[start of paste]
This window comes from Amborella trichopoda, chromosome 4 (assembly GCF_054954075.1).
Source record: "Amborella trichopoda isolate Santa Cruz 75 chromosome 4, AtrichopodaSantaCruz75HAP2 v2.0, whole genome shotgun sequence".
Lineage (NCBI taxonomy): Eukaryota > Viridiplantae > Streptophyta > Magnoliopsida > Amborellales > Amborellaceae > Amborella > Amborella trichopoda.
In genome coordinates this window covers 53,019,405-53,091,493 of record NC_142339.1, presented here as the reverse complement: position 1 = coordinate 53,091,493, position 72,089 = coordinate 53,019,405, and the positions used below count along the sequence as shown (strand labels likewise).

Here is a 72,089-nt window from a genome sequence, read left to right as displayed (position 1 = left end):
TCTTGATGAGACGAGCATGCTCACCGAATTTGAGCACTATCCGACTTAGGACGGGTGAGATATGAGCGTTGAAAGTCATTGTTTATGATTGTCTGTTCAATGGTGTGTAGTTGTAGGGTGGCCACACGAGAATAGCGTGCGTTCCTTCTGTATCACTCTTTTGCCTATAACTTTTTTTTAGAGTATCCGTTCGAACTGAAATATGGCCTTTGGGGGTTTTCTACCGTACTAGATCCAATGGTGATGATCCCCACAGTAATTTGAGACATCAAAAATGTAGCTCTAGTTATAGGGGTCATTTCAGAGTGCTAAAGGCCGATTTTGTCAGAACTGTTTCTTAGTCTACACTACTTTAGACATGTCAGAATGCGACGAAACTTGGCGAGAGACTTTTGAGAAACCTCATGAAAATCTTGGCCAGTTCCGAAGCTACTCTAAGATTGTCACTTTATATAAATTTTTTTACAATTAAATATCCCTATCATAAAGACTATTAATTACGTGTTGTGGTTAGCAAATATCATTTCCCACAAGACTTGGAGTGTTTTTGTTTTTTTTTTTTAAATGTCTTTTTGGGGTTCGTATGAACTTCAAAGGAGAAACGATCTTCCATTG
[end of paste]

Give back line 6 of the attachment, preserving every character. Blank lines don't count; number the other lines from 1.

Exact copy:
TCTTGATGAGACGAGCATGCTCACCGAATTTGAGCACTATCCGACTTAGGACGGGTGAGATATGAGCGTTGAAAGTCATTGTTTATGATTGTCTGTTCAATGGTGTGTAGTTGTAGGGTGGCCACACGAGAATAGCGTGCGTTCCTTCTGTATCACTCTTTTGCCTATAACTTTTTTTTAGAGTATCCGTTCGAACTGAAATATGGCCTTTGGGGGTTTTCTACCGTACTAGATCCAATGGTGATGATCCCCACAGTAATTTGAGACATCAAAAATGTAGCTCTAGTTATAGGGGTCATTTCAGAGTGCTAAAGGCCGATTTTGTCAGAACTGTTTCTTAGTCTACACTACTTTAGACATGTCAGAATGCGACGAAACTTGGCGAGAGACTTTTGAGAAACCTCATGAAAATCTTGGCCAGTTCCGAAGCTACTCTAAGATTGTCACTTTATATAAATTTTTTTACAATTAAATATCCCTATCATAAAGACTATTAATTACGTGTTGTGGTTAGCAAATATCATTTCCCACAAGACTTGGAGTGTTTTTGTTTTTTTTTTTTAAATGTCTTTTTGGGGTTCGTATGAACTTCAAAGGAGAAACGATCTTCCATTG